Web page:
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How to pronounce imply (audio)


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Dictionary definition of imply

To indirectly suggest, hint at, or convey a meaning or message without explicitly stating it.
"The politician's speech seemed to imply a change in policy without explicitly stating it."

Detailed meaning of imply

When someone implies something, they are making an indirect reference or allusion to a particular idea, intention, or implication. It involves communicating something through subtext, context, or the use of subtle cues, allowing the listener or reader to infer the intended meaning. Implying often involves using implications, insinuations, or hints to convey information or influence understanding. It requires the recipient to interpret and make connections based on the speaker's words, tone, or gestures. The verb "imply" involves the intentional or unintentional communication of ideas or meaning in a way that requires inference or deduction by the recipient, rather than providing direct or explicit information.

Example sentences containing imply

1. Your silence seems to imply disagreement with my proposal.
2. The evidence you provided might imply a different conclusion.
3. This message doesn't imply any clear instructions.
4. The strange behavior of the birds could imply a coming storm.
5. Your tone seems to imply something you're not saying.
6. Do those words imply a promise or just a possibility?

History and etymology of imply

The verb 'imply' is rooted in the Latin word 'implere,' which means 'to fill' or 'to complete.' In Latin, 'implere' was used to describe the act of filling something up or completing it. Over time, this term underwent a semantic shift and evolved to suggest the idea of indirectly filling in gaps or completing meaning through context or subtle cues. In English, 'imply' came to signify the act of indirectly suggesting, hinting at, or conveying a meaning or message without explicitly stating it. The etymology of 'imply' underscores its role in communication, where meaning is often conveyed not only through explicit statements but also through the subtleties of context, inference, and interpretation, making it an essential part of language and discourse.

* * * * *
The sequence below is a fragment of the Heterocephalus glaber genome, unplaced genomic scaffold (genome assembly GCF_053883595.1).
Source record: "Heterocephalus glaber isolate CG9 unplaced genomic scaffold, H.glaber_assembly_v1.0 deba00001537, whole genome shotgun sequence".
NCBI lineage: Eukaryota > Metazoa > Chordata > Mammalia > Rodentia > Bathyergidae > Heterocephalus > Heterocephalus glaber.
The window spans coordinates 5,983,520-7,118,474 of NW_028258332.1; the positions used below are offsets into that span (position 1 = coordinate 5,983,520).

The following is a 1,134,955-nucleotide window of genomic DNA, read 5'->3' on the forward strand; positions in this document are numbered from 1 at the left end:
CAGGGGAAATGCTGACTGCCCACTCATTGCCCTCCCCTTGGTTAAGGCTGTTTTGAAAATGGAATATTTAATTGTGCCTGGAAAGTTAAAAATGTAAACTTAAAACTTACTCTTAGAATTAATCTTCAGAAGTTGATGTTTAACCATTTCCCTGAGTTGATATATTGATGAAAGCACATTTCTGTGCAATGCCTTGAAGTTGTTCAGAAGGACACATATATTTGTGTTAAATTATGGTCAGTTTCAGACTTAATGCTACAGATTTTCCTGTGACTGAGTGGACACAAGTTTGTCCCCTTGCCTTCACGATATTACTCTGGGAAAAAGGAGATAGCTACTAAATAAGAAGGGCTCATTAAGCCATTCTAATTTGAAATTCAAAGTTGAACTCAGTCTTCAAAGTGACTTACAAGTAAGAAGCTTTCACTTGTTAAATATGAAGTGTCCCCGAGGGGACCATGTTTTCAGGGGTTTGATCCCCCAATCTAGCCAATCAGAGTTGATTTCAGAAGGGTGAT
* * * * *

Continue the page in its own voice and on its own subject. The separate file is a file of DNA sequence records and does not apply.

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Further usage examples of imply

1. The guidelines imply a high standard of conduct is expected.
2. That gesture seemed to imply a shared secret between them.
3. The rising temperatures imply that summer is truly here.
4. His absence from the meeting might imply dissatisfaction with the project.
5. The lights being on could imply that someone's home.
6. Her smile seemed to imply that she was pleased with the results.
7. The increased police presence may imply an increase in local crime rates.
8. This statement doesn't imply the endorsement of the whole group.
9. Your comment might imply a lack of understanding about the subject.
10. The results of the research imply a strong correlation between the two variables.
11. Does this reaction imply an allergy to the medication?
12. His non-response might imply consent to our plan.
13. The picture she painted seemed to imply a hidden story.
14. The economist's report could imply a forthcoming recession.
15. His statement seems to imply that he has inside information.
16. The results of the study imply a correlation between the two variables.
17. The painting's vibrant colors imply a sense of joy and energy.
18. The text message seems to imply that the party has been canceled.
19. His actions imply a lack of trust in his colleagues.
20. The politician's comments strongly imply a change in policy.



suggest, declare, state, specify


Prefix im-, TOEFL 14, Analysis and Reasoning, Discolsure and Revelation, Language and Expression 1

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